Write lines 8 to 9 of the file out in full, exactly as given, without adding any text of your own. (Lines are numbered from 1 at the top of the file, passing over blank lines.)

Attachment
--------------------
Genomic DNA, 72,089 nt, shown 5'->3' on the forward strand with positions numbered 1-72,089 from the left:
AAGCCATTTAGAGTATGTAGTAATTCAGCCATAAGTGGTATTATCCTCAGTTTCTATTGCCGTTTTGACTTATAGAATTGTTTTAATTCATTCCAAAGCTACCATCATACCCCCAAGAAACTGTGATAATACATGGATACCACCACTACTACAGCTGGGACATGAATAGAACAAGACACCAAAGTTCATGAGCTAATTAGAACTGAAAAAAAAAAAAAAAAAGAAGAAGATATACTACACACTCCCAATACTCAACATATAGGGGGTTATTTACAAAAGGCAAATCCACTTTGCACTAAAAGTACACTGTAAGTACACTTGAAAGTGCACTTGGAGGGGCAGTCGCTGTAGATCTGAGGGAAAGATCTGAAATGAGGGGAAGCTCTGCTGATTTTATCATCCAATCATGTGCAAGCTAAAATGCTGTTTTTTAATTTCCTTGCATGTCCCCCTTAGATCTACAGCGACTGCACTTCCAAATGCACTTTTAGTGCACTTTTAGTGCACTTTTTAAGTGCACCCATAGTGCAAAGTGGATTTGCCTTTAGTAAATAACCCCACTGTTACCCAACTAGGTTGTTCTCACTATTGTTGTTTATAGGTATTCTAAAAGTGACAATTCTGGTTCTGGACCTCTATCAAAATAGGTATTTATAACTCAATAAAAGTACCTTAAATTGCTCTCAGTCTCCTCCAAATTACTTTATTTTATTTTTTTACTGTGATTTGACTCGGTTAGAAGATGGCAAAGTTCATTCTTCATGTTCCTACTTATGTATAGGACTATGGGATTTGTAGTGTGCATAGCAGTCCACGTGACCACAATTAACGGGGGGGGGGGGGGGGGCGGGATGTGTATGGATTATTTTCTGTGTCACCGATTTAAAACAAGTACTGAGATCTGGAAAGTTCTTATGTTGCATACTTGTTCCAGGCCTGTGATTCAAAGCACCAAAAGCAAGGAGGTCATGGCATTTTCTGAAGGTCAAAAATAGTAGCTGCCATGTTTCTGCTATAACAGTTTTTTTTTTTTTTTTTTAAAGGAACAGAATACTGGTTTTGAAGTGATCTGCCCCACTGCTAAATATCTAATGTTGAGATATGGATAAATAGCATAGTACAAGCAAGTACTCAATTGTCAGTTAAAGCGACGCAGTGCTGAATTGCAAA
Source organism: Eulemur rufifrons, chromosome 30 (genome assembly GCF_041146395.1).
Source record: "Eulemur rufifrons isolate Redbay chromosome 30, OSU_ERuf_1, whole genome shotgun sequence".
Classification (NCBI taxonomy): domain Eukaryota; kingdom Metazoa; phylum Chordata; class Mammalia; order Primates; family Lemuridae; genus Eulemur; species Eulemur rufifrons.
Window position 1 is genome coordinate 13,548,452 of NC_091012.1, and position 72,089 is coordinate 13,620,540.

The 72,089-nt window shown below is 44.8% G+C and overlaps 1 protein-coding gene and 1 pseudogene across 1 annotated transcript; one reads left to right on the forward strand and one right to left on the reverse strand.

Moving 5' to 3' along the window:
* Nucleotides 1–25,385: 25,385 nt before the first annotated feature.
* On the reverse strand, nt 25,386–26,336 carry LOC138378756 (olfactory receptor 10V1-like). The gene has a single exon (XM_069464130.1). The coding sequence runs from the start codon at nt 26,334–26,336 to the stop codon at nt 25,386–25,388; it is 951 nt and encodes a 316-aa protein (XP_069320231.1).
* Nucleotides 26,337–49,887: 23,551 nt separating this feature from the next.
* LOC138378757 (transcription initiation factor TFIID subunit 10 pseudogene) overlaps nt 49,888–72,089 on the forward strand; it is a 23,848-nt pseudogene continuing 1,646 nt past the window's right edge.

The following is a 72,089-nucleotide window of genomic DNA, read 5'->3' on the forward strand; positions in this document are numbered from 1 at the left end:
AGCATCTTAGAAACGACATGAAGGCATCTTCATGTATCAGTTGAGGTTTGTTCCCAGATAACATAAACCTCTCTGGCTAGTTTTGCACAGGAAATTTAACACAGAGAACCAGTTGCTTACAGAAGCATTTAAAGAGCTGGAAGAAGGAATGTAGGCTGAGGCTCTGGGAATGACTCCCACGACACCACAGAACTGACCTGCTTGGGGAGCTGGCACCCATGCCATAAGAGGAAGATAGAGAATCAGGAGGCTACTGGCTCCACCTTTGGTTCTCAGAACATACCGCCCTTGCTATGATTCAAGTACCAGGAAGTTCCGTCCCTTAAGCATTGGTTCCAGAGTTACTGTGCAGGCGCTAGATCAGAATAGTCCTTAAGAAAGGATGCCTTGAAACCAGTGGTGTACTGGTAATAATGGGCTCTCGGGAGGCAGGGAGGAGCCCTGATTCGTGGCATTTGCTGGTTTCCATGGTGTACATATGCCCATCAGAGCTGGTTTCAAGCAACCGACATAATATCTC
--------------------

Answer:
Moving 5' to 3' along the window:
* Nucleotides 1–25,385: 25,385 nt before the first annotated feature.